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Cowboy church returns to stock show

Cowboy church returns to stock show

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Cowboy church returns to stock show

Mark Eaton, left, and his wife, Susie McEntire Eaton, will headline this year's Cowboy Church that will be held at the Rushmore Plaza Civic Center during the stock show on Sunday at 10 a.m. 

With its down-home mix of Christian hymns, testimonials and acoustic guitars, Cowboy Church returns again this year to the Black Hills Stock Show & Rodeo to give the faithful a refuge to worship while away from home.

Each year, its two Sunday services — on Feb. 1 and Feb. 8, both at 10 a.m. at the Rushmore Plaza Civic Center — give cowboys, cowgirls and ranchers who may only see each other once per year a chance to come together to worship at a two-hour ceremony.

Susie McEntire Eaton, who headlines the service with her husband, Mark, said their Christian faith helps sustain the "down-to-earth" ranching community through good times and bad, such as after the October 2013 blizzard that killed thousands of cattle in western South Dakota.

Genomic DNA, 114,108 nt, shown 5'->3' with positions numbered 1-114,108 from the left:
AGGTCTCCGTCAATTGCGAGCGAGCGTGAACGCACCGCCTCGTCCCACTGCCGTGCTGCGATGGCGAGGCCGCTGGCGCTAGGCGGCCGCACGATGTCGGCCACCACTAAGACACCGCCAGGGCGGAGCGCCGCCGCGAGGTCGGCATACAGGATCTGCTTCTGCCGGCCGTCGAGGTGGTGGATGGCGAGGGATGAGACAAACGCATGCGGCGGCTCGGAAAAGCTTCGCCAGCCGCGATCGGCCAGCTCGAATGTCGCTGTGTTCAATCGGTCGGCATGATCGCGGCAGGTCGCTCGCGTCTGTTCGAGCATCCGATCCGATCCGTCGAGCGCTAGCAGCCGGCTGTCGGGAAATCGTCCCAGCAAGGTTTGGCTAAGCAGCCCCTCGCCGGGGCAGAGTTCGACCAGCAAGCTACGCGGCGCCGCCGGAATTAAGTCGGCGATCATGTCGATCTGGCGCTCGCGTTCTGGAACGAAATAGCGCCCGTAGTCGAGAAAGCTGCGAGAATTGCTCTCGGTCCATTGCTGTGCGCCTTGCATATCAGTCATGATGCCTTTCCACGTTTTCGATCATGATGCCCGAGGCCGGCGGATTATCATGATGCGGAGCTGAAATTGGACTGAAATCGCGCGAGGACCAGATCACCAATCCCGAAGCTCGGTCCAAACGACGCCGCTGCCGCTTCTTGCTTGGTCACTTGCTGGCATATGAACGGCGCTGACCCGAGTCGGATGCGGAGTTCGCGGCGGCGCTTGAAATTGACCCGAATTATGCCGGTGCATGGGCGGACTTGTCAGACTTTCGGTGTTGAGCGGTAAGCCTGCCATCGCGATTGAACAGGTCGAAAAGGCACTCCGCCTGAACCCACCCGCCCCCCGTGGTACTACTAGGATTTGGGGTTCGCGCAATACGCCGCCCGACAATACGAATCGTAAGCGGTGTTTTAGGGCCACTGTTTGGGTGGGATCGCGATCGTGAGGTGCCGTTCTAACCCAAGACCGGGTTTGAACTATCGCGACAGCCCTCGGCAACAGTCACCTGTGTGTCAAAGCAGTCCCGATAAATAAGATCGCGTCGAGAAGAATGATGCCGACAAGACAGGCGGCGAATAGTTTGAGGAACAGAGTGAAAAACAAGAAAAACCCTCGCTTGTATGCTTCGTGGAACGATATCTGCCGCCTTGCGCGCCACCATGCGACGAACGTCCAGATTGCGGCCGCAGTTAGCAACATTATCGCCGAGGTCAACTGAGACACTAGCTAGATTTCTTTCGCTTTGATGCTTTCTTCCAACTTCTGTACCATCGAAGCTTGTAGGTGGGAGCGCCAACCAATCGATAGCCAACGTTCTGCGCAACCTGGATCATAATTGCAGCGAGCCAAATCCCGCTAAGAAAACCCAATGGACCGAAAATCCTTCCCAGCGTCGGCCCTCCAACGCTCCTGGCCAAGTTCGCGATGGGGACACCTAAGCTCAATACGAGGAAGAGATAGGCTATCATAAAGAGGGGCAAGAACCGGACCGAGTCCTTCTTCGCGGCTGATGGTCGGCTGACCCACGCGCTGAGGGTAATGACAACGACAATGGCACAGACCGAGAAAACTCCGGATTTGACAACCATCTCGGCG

"They've seen the good times and the bad times, and they want a message of hope and how God works in their life," she said. "Knowing and having faith that God will see them through when those bad storms hit."

McEntire Eaton, a well-known country gospel singer and the sister of Reba McEntire, has been a fixture at the annual stock show for almost 10 years. She said that experience has led many rodeo cowboys to become like family to her.

The stock show is also like a home away from home for her. Growing up on an Oklahoma ranch, she said she knew what it was like to brand cattle, or to be out on the rodeo circuit.

"I talk the same language as these people that are sitting in our audience," said McEntire Eaton, who will also sing the national anthem at the bull-riding contest on Jan. 31.

The stock show services typically draw between 700 and 800 people, she said. The couple tries to keep the church accessible to worshipers whether they are vendors, rodeo riders or ranchers of any faith.

It's meant to be a "very laid back, conversational-type service," she said. "All denominations are very welcome."

Contact Meredith Colias at 394-8417 or meredith.colias@rapidcityjournal.com

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